NEW YORK — Seventy years after being founded as Laboratory Institute of Merchandising, the private and independent college here has undergone a name change to LIM College.
With 1,300 undergraduates and an M.B.A. program, the new moniker more aptly describes the mission of the school.
“We thought it was important to take the temperature of who we were, and we brought in branding consultants to look at everything from top to bottom. Everything was up for grabs,” said Elizabeth S. Marcuse, president of LIM College, and the third generation of the founding family. She explained there was heritage in the acronym, LIM, and putting college after it better explained the school’s mandate, which will be communicated in a new logo, brochures and other promotional vehicles. There’s also a new tag line: “Where Business Meets Fashion,” which replaces the old one, “The College for the Business of Fashion.”
LIM is the only college in the U.S. focused exclusively on the study of business and fashion, combining in-class instruction with required internships in the fashion industry — a key component of the school. The college focuses on the fields of fashion, marketing, management and visual merchandising.
“We’re definitely coming up on the radar,” said Marcuse, who cut her teeth in the retailing and manufacturing industry prior to joining LIM in 2001 as vice president and chief operating officer. Earlier, she was the director of retail planning for Donna Karan International. She has also been a buyer for Montgomery Ward and Lane Bryant, and began her career in the executive training program at Macy’s. In 2002, she assumed the presidency of LIM upon the retirement of her father, Adrian G. Marcuse. At the time, the school had 340 students. The school was founded in 1939 by her grandfather, Maxwell F. Marcuse.
“He set up a mock store [with actual counters and merchandise] and the experiential learning is the backbone of this institution,” she said. The original mission was to establish a school for women to be trained in skills other than secretarial, said Marcuse. The school graduated its first class of 79 women in 1941 (it was a two-year program at the time) and became co-ed in 1971. Today the breakdown is 94 percent female and 6 percent male among the undergraduates, and 89 percent female, 11 percent male in the M.B.A. program.
In 1977, the school received Middle States accreditation. In 1982, the Bachelor of Professional Studies degree granting powers were authorized, followed by the Bachelor of Business Administration in Fashion Merchandising in 1996, the B.B.A. in Marketing (1998), B.B.A. in Visual Merchandising (2003), and B.B.A. in Management (2005.) According to Marcuse, the most popular undergraduate major is fashion merchandising, followed by marketing.
While LIM doesn’t have a typical college campus, it occupies several buildings on the Upper East Side. LIM began in a building at 45 West 34th Street, which at the time was the hub of department and specialty store retailing. In 1959, the college moved to 677 Fifth Avenue and, in 1965, it bought its current flagship building at 12 East 53rd Street. In 2003 and 2004, LIM’s campus expanded to 226 East 54th Street and 216 East 45th, respectively, and in 2006, it added a state-of-the-art facility at 545 Fifth Avenue at 45th Street. LIM’s 53rd Street flagship townhouse underwent extensive renovations in 2007, and last year, LIM brought its student housing under one roof at 1760 Third Avenue.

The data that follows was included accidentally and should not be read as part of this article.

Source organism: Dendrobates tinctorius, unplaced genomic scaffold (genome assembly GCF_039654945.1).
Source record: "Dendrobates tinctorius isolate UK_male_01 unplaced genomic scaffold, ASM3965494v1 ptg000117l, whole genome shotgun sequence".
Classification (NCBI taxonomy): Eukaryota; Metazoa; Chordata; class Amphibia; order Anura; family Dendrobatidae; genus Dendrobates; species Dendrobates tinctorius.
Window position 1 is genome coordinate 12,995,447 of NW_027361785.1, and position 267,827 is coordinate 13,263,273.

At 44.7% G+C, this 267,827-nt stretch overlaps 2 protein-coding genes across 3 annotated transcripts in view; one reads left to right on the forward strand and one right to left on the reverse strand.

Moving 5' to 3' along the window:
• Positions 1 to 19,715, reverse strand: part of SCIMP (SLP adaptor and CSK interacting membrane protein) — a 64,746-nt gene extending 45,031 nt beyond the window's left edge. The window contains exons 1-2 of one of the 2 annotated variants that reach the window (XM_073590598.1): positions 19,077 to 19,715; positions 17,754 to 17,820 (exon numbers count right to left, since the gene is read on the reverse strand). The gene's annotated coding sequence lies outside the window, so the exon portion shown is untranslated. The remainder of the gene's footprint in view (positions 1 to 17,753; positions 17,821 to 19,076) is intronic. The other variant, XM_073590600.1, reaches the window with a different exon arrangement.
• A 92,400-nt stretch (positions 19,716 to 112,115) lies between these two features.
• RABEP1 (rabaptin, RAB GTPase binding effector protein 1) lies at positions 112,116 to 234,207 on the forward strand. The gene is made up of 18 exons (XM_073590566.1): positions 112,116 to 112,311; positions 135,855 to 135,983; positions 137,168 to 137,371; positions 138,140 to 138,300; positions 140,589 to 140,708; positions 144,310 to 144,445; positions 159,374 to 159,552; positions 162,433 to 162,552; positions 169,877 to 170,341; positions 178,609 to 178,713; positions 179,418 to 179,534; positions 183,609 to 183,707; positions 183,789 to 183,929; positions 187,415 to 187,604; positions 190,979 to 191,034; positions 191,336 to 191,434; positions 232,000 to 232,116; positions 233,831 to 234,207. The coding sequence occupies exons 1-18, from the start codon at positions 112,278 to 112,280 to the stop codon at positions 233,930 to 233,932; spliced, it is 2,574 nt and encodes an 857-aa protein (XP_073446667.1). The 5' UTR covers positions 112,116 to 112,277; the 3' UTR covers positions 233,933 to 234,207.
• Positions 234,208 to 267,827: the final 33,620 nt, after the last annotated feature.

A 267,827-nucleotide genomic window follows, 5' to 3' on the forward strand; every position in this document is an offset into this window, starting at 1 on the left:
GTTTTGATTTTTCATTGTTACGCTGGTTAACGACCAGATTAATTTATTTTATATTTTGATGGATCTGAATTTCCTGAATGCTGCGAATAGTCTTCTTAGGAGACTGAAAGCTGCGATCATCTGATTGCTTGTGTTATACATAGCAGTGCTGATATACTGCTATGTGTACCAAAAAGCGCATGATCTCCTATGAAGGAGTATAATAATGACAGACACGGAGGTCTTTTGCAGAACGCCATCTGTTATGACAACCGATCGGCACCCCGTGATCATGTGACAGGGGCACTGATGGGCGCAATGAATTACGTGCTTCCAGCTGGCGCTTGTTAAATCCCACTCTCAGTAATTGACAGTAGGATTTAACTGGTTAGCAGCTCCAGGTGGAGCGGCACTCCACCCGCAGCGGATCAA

More recently, LIM acquired 17,000 square feet of new space at 216 East 45th Street, including the Center of Graduate Studies and Continuing Education, and opened a new college bookstore and Jittery Joe’s Cafe on the street level. It also transformed space at East 54th Street into The Center of Career Development.
Last spring, the school initiated an M.B.A. program, with concentrations in fashion management and entrepreneurship. The school offers evening classes and flexible scheduling, so professionals can also enroll. The 15-month program launched in March with 20 students, and there are 40 students enrolled this fall.
Two of LIM’s major selling points are its location in the heart of the fashion industry and its track record placing graduates in jobs in the sector. The school is known for placing more than 90 percent of its students in fashion industry jobs within six months of graduation, although this year is proving more problematic due to the recession.
So far, 90 percent of the January 2009 graduates have found employment, but only 30 percent of the May graduates. Some of the companies that have employed this year’s graduates are Saks Fifth Avenue, Macy’s training program, Tiffany, Topshop, Lacoste, Bulgari and Bergdorf Goodman. Their areas range from event planning and public relations to buying, merchandising and account executive.
“It’s the hardest year. I’m actually very surprised and pleased with our January numbers,” said Marcuse. “We did a lot of proactive things at the college, and we look at it as a time of opportunity. It will always re-gentrify. We’re expanding the base of who [our graduates] would work for and asking them to think more out of the box. It’s clearly been challenging. We’ve seen a lot of grads going to get master’s degrees.”
LIM’s connections to the fashion industry have also resulted in an extensive roster of visiting professors and guest lecturers. Guest lecturers over the past few years have included Linda Fargo, senior vice president, fashion office and store presentation, Bergdorf Goodman; Glenda Bailey, editor in chief, Harper’s Bazaar; Diana Bernal, director of store planning and visual merchandising at Van Cleef & Arpels; Lynda Campbell, vice president of operations at Scoop NYC, and Robert Verdi, TV personality and style expert.
Some of the industry professionals who teach at LIM part-time, while retaining their jobs in the industry are: Tim Ceci, director of the men’s store at Barneys New York (adjunct professor of management); Paul Olszewski, director of windows at Macy’s Herald Square (adjunct professor of visual merchandising), and Raymond Mastrobuoni, who retired after 40 years as assistant vice president of visual merchandising and store planning at Cartier (now an adjunct professor of visual merchandising).